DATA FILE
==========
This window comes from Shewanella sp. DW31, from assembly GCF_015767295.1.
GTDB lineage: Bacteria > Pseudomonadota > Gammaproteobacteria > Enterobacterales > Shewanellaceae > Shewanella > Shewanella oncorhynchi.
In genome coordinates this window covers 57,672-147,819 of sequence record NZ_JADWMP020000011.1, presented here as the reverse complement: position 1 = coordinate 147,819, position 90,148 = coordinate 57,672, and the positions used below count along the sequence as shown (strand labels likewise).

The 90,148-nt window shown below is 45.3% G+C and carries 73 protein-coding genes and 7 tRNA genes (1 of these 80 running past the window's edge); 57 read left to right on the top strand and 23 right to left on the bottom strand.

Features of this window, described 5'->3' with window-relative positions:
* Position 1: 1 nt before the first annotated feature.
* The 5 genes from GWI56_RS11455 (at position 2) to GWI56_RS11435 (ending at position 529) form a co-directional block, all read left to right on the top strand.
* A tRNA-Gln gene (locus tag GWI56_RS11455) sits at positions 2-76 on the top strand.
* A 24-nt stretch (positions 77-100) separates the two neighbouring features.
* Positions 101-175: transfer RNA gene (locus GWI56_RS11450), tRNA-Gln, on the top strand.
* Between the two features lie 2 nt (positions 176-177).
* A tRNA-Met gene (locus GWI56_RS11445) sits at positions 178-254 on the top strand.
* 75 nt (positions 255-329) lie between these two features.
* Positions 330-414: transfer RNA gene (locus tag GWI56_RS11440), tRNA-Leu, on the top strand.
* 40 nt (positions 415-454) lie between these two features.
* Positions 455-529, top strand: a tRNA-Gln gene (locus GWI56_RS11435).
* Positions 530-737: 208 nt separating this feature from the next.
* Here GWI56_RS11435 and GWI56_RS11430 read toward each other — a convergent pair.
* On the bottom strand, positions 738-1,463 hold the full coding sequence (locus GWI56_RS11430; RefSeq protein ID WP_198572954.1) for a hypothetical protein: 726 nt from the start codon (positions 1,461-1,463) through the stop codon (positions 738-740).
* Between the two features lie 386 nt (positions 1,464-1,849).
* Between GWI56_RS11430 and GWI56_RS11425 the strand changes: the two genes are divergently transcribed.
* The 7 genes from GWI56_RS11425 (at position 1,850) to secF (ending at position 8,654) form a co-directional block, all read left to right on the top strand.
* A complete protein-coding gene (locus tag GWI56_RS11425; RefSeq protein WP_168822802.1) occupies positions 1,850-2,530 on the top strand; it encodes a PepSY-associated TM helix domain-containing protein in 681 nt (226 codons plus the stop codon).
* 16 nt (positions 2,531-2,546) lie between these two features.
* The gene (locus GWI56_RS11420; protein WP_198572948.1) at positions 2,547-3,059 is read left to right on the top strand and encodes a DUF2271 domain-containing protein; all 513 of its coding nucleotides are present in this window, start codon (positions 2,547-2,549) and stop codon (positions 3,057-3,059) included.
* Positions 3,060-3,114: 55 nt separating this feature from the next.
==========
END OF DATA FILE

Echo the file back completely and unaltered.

This window comes from Shewanella sp. DW31, from assembly GCF_015767295.1.
GTDB lineage: Bacteria > Pseudomonadota > Gammaproteobacteria > Enterobacterales > Shewanellaceae > Shewanella > Shewanella oncorhynchi.
In genome coordinates this window covers 57,672-147,819 of sequence record NZ_JADWMP020000011.1, presented here as the reverse complement: position 1 = coordinate 147,819, position 90,148 = coordinate 57,672, and the positions used below count along the sequence as shown (strand labels likewise).

The 90,148-nt window shown below is 45.3% G+C and carries 73 protein-coding genes and 7 tRNA genes (1 of these 80 running past the window's edge); 57 read left to right on the top strand and 23 right to left on the bottom strand.

Features of this window, described 5'->3' with window-relative positions:
* Position 1: 1 nt before the first annotated feature.
* The 5 genes from GWI56_RS11455 (at position 2) to GWI56_RS11435 (ending at position 529) form a co-directional block, all read left to right on the top strand.
* A tRNA-Gln gene (locus tag GWI56_RS11455) sits at positions 2-76 on the top strand.
* A 24-nt stretch (positions 77-100) separates the two neighbouring features.
* Positions 101-175: transfer RNA gene (locus GWI56_RS11450), tRNA-Gln, on the top strand.
* Between the two features lie 2 nt (positions 176-177).
* A tRNA-Met gene (locus GWI56_RS11445) sits at positions 178-254 on the top strand.
* 75 nt (positions 255-329) lie between these two features.
* Positions 330-414: transfer RNA gene (locus tag GWI56_RS11440), tRNA-Leu, on the top strand.
* 40 nt (positions 415-454) lie between these two features.
* Positions 455-529, top strand: a tRNA-Gln gene (locus GWI56_RS11435).
* Positions 530-737: 208 nt separating this feature from the next.
* Here GWI56_RS11435 and GWI56_RS11430 read toward each other — a convergent pair.
* On the bottom strand, positions 738-1,463 hold the full coding sequence (locus GWI56_RS11430; RefSeq protein ID WP_198572954.1) for a hypothetical protein: 726 nt from the start codon (positions 1,461-1,463) through the stop codon (positions 738-740).
* Between the two features lie 386 nt (positions 1,464-1,849).
* Between GWI56_RS11430 and GWI56_RS11425 the strand changes: the two genes are divergently transcribed.
* The 7 genes from GWI56_RS11425 (at position 1,850) to secF (ending at position 8,654) form a co-directional block, all read left to right on the top strand.
* A complete protein-coding gene (locus tag GWI56_RS11425; RefSeq protein WP_168822802.1) occupies positions 1,850-2,530 on the top strand; it encodes a PepSY-associated TM helix domain-containing protein in 681 nt (226 codons plus the stop codon).
* 16 nt (positions 2,531-2,546) lie between these two features.
* The gene (locus GWI56_RS11420; protein WP_198572948.1) at positions 2,547-3,059 is read left to right on the top strand and encodes a DUF2271 domain-containing protein; all 513 of its coding nucleotides are present in this window, start codon (positions 2,547-2,549) and stop codon (positions 3,057-3,059) included.
* Positions 3,060-3,114: 55 nt separating this feature from the next.